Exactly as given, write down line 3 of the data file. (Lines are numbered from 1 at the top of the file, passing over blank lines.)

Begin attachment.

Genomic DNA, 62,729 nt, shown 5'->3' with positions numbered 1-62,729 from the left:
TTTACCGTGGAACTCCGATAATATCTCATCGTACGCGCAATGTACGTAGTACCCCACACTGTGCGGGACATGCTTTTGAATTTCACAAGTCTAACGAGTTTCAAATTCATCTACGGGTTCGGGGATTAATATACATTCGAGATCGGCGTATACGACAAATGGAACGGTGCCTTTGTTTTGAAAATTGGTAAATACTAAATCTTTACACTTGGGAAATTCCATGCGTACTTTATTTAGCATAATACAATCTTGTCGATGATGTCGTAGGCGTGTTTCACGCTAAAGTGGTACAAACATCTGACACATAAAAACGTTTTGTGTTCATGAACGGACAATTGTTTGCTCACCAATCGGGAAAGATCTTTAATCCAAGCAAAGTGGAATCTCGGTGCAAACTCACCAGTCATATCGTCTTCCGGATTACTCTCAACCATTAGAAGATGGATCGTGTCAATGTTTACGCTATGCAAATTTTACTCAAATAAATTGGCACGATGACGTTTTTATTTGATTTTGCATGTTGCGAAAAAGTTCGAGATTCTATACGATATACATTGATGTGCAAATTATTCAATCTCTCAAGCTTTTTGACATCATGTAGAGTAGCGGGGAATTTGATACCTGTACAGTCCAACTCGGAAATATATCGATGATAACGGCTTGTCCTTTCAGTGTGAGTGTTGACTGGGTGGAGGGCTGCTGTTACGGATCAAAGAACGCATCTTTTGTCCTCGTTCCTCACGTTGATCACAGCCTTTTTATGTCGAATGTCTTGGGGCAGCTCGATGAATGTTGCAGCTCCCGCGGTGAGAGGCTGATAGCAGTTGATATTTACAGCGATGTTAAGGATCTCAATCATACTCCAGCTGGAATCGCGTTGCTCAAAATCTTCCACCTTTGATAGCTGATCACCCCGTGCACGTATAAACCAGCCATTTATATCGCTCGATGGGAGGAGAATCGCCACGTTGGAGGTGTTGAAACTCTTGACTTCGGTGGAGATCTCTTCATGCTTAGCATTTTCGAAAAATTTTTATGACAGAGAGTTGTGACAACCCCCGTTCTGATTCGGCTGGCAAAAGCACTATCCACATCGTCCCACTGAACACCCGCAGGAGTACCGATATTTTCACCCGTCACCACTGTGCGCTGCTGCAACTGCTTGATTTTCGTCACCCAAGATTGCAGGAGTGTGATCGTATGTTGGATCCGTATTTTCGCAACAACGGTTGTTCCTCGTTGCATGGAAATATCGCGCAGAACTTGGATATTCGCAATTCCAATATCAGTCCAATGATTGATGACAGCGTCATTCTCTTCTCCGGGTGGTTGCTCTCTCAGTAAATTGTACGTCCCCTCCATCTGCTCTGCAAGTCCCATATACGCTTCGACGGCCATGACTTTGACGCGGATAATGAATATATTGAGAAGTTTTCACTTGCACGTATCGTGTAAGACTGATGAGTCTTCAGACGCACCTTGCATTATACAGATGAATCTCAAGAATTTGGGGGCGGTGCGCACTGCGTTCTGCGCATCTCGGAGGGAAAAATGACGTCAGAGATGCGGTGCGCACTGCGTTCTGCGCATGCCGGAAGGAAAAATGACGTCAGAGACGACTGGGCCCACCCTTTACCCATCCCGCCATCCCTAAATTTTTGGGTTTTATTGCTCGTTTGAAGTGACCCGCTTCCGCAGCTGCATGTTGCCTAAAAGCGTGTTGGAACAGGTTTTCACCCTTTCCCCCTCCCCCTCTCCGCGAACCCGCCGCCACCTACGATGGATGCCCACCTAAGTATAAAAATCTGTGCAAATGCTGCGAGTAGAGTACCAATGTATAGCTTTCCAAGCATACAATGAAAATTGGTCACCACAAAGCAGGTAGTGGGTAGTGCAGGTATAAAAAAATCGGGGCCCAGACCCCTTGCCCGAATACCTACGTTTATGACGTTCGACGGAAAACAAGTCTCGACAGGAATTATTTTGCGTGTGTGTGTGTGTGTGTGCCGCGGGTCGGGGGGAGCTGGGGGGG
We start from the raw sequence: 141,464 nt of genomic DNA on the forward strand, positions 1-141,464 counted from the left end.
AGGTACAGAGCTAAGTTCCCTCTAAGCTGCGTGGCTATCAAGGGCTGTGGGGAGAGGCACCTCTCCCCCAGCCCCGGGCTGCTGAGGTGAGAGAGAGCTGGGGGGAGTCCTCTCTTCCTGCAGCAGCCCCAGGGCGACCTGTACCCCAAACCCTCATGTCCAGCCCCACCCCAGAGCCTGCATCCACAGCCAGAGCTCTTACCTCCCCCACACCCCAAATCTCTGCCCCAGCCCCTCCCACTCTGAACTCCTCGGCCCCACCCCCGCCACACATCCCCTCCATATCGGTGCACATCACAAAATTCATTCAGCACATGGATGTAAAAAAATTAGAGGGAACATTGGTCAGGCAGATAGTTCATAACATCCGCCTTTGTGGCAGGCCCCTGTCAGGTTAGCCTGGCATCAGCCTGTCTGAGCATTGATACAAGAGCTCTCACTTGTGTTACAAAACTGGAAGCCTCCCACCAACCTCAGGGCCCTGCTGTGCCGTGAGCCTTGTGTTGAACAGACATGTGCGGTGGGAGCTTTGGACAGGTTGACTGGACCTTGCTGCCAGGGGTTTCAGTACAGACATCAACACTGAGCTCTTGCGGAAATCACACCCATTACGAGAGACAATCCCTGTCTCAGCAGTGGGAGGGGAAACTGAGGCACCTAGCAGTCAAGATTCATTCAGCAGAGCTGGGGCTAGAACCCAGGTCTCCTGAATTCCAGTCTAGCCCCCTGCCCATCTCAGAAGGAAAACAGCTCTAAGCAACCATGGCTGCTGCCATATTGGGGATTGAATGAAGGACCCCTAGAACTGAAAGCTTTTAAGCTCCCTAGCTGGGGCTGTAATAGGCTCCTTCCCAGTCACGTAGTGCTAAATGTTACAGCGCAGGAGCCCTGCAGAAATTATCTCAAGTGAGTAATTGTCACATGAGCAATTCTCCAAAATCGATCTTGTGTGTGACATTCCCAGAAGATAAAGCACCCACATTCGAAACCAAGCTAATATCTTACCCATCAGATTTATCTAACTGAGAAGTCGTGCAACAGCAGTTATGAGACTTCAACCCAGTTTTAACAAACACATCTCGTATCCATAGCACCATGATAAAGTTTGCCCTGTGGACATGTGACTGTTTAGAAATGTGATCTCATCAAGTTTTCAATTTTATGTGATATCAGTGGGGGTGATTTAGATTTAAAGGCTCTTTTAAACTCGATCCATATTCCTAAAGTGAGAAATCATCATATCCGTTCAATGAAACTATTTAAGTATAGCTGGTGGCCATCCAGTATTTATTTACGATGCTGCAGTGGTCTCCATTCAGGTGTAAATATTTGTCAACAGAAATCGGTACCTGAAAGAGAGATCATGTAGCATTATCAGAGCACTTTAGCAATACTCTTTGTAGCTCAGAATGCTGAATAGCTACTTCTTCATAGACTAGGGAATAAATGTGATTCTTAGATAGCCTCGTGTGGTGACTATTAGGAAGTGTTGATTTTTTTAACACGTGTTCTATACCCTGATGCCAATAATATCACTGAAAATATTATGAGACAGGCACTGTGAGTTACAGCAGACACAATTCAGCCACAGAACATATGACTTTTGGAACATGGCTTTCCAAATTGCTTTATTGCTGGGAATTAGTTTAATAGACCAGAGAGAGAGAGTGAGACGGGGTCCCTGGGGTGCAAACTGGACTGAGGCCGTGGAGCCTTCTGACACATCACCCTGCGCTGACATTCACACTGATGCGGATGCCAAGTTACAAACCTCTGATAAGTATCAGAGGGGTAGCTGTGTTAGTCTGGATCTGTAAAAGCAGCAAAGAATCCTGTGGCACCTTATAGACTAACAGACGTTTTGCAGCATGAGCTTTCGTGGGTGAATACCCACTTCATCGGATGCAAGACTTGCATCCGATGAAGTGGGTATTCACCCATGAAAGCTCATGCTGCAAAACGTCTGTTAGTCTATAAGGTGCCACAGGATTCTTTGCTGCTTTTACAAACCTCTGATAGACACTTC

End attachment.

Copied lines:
We start from the raw sequence: 141,464 nt of genomic DNA on the forward strand, positions 1-141,464 counted from the left end.